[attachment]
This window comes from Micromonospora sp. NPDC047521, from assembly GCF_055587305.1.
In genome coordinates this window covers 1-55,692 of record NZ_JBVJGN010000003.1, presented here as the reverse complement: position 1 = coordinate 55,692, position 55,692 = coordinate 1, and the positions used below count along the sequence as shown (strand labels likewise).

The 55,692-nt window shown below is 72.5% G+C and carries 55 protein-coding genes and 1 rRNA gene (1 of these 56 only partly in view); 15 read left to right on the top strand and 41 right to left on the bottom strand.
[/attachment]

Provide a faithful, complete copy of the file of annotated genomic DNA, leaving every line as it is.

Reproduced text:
This window comes from Micromonospora sp. NPDC047521, from assembly GCF_055587305.1.
In genome coordinates this window covers 1-55,692 of record NZ_JBVJGN010000003.1, presented here as the reverse complement: position 1 = coordinate 55,692, position 55,692 = coordinate 1, and the positions used below count along the sequence as shown (strand labels likewise).

The 55,692-nt window shown below is 72.5% G+C and carries 55 protein-coding genes and 1 rRNA gene (1 of these 56 only partly in view); 15 read left to right on the top strand and 41 right to left on the bottom strand.